US pharma giant Johnson & Johnson, the only manufacturer with a single-dose Covid-19 vaccine, has communicated to the Indian regulator that it will soon begin bridging clinical trials in the country. With Tuesday’s decisions, it can directly use this route to introduce its product in India.

The J&J vaccine has run into a hurdle in the US, where the regulator has temporarily paused its use following reports or blood clots. This does not affect the company’s application to India, as it received approvals from the WHO on March 12.

The new move may also see Pfizer reapply for emergency use authorisation for its mRNA Covid-19 vaccine, which it had earlier withdrawn after the regulator sought more data. India could also see the US-based Moderna entering the market.

The move opens up a door for Serum Institute to seek speedier approval for Covovax, its version of the Covid vaccine developed by Novavax. The American vaccine maker had said in March that it could file for authorisation for this vaccine in the UK, and for EUA nod in the US, by the early second quarter of 2021.

How much will the doses cost?

In the absence of any vaccines having been approved by this route yet, Health Ministry officials said it would be speculative to discuss costs now. As of now, Covaxin and Covishield are being administered at Rs 250 a dose in private hospitals. In January, the Ministry had cited the price of a single dose of the Pfizer vaccine at Rs 1,431 (not including overhead cost and taxes). The price of a single dose was Rs 2,348-2,715 for Moderna’s vaccine, Rs 5,650 and Rs 1,027 respectively for Chinese vaccines from Sinopharm and Sinovac, and Rs 734 for Sputnik V. The price of the single-dose vaccine developed by J&J was cited as Rs 734.

Can India import Chinese vaccines, when China is not on the list of regulators recommended?

This is possible, through the WHO Emergency Use Listing. The EUL pathway involves a rigorous assessment of late phase 2 and 3 trial data as well as substantial additional data on safety, efficacy, quality, and a risk management plan. These data are reviewed by independent experts and WHO teams who consider the current body of evidence, the plans for monitoring the vaccine’s use, and plans for further studies.

As part of the WHO’s EUL process, the vaccine manufacturer continues to generate data to enable full licensure and WHO prequalification of the vaccine. The WHO prequalification process assesses the additional clinical data generated from trials and deployment on a rolling basis to ensure the vaccine meets the necessary standards of quality, safety, and efficacy for broader availability.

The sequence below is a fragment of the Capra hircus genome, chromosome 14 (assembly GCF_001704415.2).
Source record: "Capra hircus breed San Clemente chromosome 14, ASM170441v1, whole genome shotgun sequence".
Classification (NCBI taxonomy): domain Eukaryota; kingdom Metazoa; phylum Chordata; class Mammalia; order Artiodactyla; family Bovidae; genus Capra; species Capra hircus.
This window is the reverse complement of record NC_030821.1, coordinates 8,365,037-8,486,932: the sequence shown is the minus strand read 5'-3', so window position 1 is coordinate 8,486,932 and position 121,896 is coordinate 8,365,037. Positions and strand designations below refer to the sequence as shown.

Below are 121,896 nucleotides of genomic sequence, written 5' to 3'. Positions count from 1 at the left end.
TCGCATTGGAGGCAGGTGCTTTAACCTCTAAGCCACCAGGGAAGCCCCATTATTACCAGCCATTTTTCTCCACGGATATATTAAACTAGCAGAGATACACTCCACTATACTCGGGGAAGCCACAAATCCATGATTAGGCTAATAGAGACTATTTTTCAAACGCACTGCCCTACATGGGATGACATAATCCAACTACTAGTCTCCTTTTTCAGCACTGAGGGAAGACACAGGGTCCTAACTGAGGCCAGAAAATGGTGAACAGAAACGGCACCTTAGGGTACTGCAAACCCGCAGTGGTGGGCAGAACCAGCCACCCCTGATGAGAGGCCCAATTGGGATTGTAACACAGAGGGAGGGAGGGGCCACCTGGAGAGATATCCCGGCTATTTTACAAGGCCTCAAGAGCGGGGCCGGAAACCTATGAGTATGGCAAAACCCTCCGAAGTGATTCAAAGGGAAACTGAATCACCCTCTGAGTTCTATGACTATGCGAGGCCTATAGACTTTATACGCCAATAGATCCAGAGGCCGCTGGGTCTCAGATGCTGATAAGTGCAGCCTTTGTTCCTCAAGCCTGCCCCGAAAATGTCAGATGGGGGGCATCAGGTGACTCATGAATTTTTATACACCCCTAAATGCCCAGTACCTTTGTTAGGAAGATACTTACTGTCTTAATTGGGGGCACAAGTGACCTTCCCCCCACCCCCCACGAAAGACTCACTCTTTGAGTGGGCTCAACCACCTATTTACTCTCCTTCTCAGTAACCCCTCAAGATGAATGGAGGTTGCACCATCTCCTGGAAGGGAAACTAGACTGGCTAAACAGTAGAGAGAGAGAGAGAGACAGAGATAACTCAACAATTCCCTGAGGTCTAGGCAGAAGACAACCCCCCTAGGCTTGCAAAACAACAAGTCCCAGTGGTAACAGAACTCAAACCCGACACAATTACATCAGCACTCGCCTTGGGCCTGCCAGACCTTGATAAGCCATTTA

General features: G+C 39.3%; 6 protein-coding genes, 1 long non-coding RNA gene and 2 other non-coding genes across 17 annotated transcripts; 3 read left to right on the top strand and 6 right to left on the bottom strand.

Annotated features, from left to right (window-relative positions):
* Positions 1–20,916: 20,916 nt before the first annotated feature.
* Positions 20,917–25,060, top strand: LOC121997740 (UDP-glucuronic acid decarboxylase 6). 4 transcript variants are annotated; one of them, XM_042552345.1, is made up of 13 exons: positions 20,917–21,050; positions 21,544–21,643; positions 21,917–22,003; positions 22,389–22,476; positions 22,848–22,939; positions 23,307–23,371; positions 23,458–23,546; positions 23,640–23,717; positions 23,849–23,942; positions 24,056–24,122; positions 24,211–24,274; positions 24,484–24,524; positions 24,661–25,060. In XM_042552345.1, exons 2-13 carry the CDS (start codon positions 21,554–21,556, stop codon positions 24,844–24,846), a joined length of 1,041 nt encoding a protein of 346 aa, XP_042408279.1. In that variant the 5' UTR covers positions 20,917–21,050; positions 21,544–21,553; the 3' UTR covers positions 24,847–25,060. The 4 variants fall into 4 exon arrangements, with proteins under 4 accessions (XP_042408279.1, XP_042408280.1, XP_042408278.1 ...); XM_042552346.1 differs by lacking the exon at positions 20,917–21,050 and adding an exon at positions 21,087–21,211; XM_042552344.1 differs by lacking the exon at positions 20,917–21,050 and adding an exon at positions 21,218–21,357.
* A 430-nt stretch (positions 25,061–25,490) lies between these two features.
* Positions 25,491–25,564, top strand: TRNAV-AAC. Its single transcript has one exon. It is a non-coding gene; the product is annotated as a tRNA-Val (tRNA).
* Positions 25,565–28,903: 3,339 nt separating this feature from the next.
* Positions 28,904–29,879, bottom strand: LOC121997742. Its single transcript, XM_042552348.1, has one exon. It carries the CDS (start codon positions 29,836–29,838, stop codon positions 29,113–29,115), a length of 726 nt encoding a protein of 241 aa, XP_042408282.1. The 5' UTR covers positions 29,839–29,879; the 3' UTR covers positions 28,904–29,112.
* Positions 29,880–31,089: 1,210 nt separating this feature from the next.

In fact, on December 31, WHO issued its first emergency use validation for a Covid-19 vaccine: Pfizer/BioNTech’s mRNA vaccine. On February 15, WHO listed for emergency use two versions of the AstraZeneca/Oxford vaccine (including Covishield; the other is a South Korean version), giving the green light for these vaccines to be rolled out globally through its COVAX programme.

On March 12, the WHO listed Johnson & Johnson’s Ad26.COV2. for emergency use in all countries and for a COVAX rollout.

Which newer vaccines are expected to figure in the WHO EUL list?

One is a vaccine developed by Chinese state-owned company Sinopharm, called BBIBP-CorV. Another is a vaccine developed by Beijing-based biopharmaceutical company: CoronaVac.

In both these vaccine, the WHO has held a pre-submission meeting and a final decision is expected at the end of April.

There are other vaccines whose expressions of interest have been accepted, and whose pre-submission meetings are still to be held. These are EpiVacCorona, developed by Vector State Research Centre of Virology and Biotechnology; and a Chinese vaccine developed by Zhifei Longcom, IMBCAMS, and Clover Biopharmaceuticals.

Will vaccines be now made available in the commercial market?

Not yet. Currently, the decision is only with respect to approvals for foreign vaccine manufacturers. No decision has been taken by the Centre on if, or when, vaccines will be made available to the private market. The outcome of that decision will largely depend on how many foreign vaccine manufactures are willing to seek approvals to commercially market their products in India.

One should also remember that most of the promising candidates, including Pfizer, Moderna and Johnson & Johnson, have made advance commercial commitments to supply millions of doses to other countries.